Cuba LGBTI Resources


(See Below for Case Law, Evidence of Public Attitudes, NGOs that Assist or Advocate on LGBTI issues, and Country of Origin LGBTI Specialists) 


Homosexuality was legalised in 1988 as the Parliament abrogated the 1930s Law of Public Ostentation. The former law prohibited public homosexual demonstrations, punishable by fine and imprisonment.

Even though homosexuality is now legal in Cuba, same sex marriage is not recognised; Article 36 of the Constitution only recognises unions between a man and a woman. Cuba’s Parliament has debated a proposal to recognise homosexual marriages, (2012) however it did not pass. The Cuba Penal Code does not prohibit homosexuality, but the Constitution of 1992 does not protect homosexual rights.


Matter of Toboso-Alfonso, United States Board of Immigration Appeals, 12 March 1990
In this case, a gay Cuban national was ordered to be deported by the Attorney General who said: “I hereby designate the decision of the Board of Immigration Appeals in In re: Fidel Toboso-Alfonso (A23 220 644) (March 12, 1990) as precedent in all proceedings involving the same issue or issues.”


The Cuban Government put same-sex civil unions on the legislative agenda in 2012 that, if passed, would have allowed legal civil partnerships. It would also define a policy to prohibit discrimination based on sexual orientation and gender identity towards LGBTI people. Advocacy work for LGBTI issues has been largely headed up by Mariela Castro who announced in an interview, in 2001, that gay men are able to serve in the military.

Another significant step came from Fidel Castro who, in 2010, apologised and took responsibility for the injustices faced by homosexuals following the revolution in 1959.

Politically there have been changes made in government policy. There are now annual government-sanctioned gay pride marches. In public health, the Health Minister José Ramón Balaguer signed the resolution that allows for the existence of an ‘integral health care for transsexuals’. As of 2007, the government will now provide each state with funding, allowing a number of sexual reassignment surgeries on the health service to be given to Cuban Transsexuals who opt for the procedure. Cuba saw its first marriage between a gay man and transgender woman in August 2011.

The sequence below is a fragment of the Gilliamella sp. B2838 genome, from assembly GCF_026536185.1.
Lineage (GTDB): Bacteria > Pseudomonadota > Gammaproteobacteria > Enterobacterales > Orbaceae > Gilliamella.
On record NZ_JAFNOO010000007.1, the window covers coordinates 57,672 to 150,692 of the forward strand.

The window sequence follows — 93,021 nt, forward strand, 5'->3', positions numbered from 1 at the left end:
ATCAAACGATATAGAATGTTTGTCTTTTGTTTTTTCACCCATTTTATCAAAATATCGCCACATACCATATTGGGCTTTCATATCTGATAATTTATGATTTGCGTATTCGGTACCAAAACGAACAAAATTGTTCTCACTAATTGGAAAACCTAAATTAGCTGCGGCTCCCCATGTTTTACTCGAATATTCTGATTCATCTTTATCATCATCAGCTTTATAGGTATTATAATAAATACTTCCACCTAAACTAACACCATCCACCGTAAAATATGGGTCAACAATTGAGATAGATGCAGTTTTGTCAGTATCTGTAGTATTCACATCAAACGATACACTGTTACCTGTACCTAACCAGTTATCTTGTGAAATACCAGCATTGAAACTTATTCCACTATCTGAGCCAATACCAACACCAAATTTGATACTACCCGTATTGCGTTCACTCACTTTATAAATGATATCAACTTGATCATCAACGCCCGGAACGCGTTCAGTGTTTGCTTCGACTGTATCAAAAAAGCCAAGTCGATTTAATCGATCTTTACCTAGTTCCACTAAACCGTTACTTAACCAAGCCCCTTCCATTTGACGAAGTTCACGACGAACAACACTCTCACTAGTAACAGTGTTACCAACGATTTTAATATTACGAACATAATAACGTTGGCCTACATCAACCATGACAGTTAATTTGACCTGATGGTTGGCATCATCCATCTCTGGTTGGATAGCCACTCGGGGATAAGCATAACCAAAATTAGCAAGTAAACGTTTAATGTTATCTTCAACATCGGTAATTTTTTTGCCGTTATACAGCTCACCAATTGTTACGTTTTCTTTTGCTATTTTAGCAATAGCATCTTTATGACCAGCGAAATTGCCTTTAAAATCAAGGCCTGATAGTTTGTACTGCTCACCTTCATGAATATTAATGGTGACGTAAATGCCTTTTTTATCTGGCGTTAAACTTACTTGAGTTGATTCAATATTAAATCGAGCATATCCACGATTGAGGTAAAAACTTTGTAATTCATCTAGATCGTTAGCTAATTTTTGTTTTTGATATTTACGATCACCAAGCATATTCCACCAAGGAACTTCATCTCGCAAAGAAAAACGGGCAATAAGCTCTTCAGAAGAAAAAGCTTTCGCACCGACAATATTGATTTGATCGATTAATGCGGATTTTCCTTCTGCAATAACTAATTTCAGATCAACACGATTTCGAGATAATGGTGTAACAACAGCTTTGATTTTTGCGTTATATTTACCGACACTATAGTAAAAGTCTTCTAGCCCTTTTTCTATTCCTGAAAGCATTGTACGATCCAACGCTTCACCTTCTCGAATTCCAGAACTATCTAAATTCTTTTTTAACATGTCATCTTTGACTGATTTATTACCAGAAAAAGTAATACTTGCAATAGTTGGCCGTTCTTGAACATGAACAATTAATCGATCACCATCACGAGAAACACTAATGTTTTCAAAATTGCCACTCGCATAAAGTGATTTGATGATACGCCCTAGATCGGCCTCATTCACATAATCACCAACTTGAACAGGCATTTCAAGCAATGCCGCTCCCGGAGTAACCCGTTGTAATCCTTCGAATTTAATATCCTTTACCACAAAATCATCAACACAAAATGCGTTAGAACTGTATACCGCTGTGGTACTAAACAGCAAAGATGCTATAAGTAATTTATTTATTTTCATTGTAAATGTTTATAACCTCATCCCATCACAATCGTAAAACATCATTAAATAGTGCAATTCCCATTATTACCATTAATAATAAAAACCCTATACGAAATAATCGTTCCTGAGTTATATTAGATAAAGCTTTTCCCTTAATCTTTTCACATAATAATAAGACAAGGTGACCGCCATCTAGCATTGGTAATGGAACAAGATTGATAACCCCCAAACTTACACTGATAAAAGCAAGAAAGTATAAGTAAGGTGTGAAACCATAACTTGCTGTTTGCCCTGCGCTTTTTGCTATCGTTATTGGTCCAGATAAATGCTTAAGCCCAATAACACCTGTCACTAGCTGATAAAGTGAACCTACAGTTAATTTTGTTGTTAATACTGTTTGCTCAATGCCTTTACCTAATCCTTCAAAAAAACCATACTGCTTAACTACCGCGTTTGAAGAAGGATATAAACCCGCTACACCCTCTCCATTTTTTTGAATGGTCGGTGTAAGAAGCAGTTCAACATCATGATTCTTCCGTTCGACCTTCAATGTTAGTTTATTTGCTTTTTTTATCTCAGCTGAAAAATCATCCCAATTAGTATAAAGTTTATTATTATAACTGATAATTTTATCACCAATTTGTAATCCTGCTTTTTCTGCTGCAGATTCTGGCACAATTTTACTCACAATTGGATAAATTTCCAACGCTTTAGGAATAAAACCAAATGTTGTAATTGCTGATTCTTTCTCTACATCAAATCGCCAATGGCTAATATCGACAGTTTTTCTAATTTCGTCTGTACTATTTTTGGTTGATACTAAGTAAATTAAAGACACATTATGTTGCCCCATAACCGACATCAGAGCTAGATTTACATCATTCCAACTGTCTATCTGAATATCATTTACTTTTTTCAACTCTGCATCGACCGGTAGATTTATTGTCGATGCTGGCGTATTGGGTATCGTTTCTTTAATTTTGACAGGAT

Since 1994, the age of consent in Cuba is sixteen, for both heterosexual and homosexual sexual relationships.

According to the US Department of State 2009 Human Rights report, ‘there was no discrimination based on sexual orientation in employment, housing, statelessness, or access to education or health care’, however there was still a large amount of stigma in society and from authorities; police sweeps in known ‘gay’ areas are not uncommon and there still exists a significant amount of discrimination and intolerance towards these minority groups. As yet there is no law in place that protects homosexuals from discrimination and marginalisation.

A report from 2003, states that independent organisations are forbidden to advocate for LGBTI groups. An example of this can be seen when on July 28 1997 the Cuban Government shut down the organisation ‘The Cuban Association of Gays and Lesbians’ in Havana and arrested all the members. Although mentioned in various documents, information regarding NGOs, for example, the Félix Varela Centre, the Martin Luther King Centre and the Cuban Federation of Women is not available.

In 2004, the International Lesbian, Gay, Bisexual, Trans and Intersex Association (ILGA) noted that homosexuals at that time were still ‘afraid of meeting and organising themselves’. In 2011, it was reported that many LGBTI people conceal their sexuality due to the ‘macho-male culture’ that exists in Cuba. There are no specific gay social clubs but private parties and functions are commonplace.


No records could be found of any NGOs working within Cuba focusing on the rights of LGBTI. Readers who have more information on this are encouraged to get in touch with the contact below. 


We currently have no Country of Origin Specialists on LGBTI for Cuba, but would welcome suggestions



Researched by: Christina Haneef and Guillaume Cliché-Rivard